Rival Fastway Couriers also has tackled the recipient-not-present issue through partnering with small businesses, in this instance forming a company called Parcel Connect. Fastway’s chief executive officer, Richard Thame, says 150 locations have been established in venues ranging from newsagents to video rental outlets and fruit shops, with another 650 planned for the financial year.

Thame says Fastway also recognised that many consumers are themselves microbusinesses, selling goods through eBay or other services. Hence, the Parcel Connect locations also accept parcels for collection by Fastway.

“What we are offering those businesses is a solution where they can print the label at home and have all of the benefits of full online track-and-trace capability, but then go and drop the parcel off at one of these locations on the way to their day job,” Thame says.

Fastway also has partnered with eBay so that sellers can list it as a delivery option.

In addition, both Toll and Fastway have partnered with Mark Bouris’ company TZ Limited to test out its locker-based collection system.

“In built-up areas we think there is a tremendous opportunity for lockers, and we’ve seen that in other markets including busy European cities,” Thame says.

While both companies agree that keeping consumers happy is essential, so too is the need to do so cost-effectively.

O’Neill says Toll has reorganised many aspects of its backend operation, including implementing new high-speed sorting facilities in Sydney and Melbourne and trialling a dedicated fleet for business-to-consumer deliveries.

But it is the cultural change which has been the biggest adjustment for Toll, and this has required getting managers to buy into the changes from the outset. O’Neill says that change has touched everything from how drivers are trained, organised and rewarded, to examining the uniforms that they wear.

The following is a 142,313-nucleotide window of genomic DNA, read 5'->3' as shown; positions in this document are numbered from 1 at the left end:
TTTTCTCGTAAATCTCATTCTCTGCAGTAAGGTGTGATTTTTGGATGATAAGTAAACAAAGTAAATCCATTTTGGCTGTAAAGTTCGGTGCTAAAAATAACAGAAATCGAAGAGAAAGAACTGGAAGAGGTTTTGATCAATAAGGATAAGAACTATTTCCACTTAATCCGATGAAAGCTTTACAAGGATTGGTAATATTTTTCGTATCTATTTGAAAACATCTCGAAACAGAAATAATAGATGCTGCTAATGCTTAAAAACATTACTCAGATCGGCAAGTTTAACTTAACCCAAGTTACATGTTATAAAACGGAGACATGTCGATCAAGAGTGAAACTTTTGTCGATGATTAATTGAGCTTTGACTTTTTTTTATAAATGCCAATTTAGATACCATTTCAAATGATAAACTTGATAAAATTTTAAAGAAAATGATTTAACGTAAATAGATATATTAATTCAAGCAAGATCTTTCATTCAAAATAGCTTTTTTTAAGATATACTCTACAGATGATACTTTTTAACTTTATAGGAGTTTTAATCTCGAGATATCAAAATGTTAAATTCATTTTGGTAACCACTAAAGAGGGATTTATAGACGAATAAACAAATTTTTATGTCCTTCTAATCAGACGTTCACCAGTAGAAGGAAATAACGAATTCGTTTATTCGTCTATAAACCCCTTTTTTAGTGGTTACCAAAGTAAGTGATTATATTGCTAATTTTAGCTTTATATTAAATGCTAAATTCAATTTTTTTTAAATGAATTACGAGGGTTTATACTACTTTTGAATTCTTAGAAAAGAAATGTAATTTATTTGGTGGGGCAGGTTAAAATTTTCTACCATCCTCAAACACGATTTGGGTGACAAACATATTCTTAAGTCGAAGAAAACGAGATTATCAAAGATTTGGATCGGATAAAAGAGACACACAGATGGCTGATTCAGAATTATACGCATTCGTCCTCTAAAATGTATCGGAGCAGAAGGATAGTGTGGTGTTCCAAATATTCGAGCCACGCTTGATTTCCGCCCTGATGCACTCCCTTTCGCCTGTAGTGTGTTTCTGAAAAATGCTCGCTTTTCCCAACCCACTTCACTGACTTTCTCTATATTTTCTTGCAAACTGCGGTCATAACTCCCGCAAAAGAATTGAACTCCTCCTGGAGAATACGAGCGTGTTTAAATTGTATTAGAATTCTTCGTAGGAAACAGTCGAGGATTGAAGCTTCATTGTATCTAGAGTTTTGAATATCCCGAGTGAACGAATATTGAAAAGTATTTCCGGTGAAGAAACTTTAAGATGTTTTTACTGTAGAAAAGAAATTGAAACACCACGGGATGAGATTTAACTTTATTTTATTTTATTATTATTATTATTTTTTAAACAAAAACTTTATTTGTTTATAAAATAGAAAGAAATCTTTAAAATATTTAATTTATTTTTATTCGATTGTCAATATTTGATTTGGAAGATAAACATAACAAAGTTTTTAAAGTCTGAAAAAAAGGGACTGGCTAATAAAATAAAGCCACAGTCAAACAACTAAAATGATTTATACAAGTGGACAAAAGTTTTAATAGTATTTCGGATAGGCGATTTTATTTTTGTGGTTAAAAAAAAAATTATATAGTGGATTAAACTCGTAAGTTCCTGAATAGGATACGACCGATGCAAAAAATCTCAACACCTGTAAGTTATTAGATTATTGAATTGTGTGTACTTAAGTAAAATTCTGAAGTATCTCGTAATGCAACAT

“It’s a cultural change that takes time and that we need to build,” O’Neill says. “We are focused on what ‘good’ looks like for the consumer. And we are building our capability across the next 12 to 36 months to deliver against that.

“We will get there on cost efficiency, and the one who had has the better customer solution is going to win out.”

The massive volumes of data that logistics companies produce may also provide a key to unlocking greater efficiencies.

Research teams at NICTA have been working with logistics providers to determine better ways of organising their assets, using advanced data analytics to create dynamic schedules that change in response to traffic conditions and customer priorities.

NICTA’s director for infrastructure transport and logistics, Rob Fitzpatrick, describes this as “sense and respond” logistics.

“You want to be able to predict where demand comes from and where you need to deliver to,” Fitzpatrick says. “And that means you need to be able to position your fleet within a metro area so that they can be well positioned to pick up and sense where demand will be coming from and to, and respond to that.”

Fitzpatrick says NICTA has been able to help its trial client Tip Top to maximise profitability and improve customer satisfaction.

“And we’ve been giving them a tool so that, as the sales force brings on new customers, they know exactly which routes to put the customers on and where that fits into the overall customer profitability map,” Fitzpatrick says.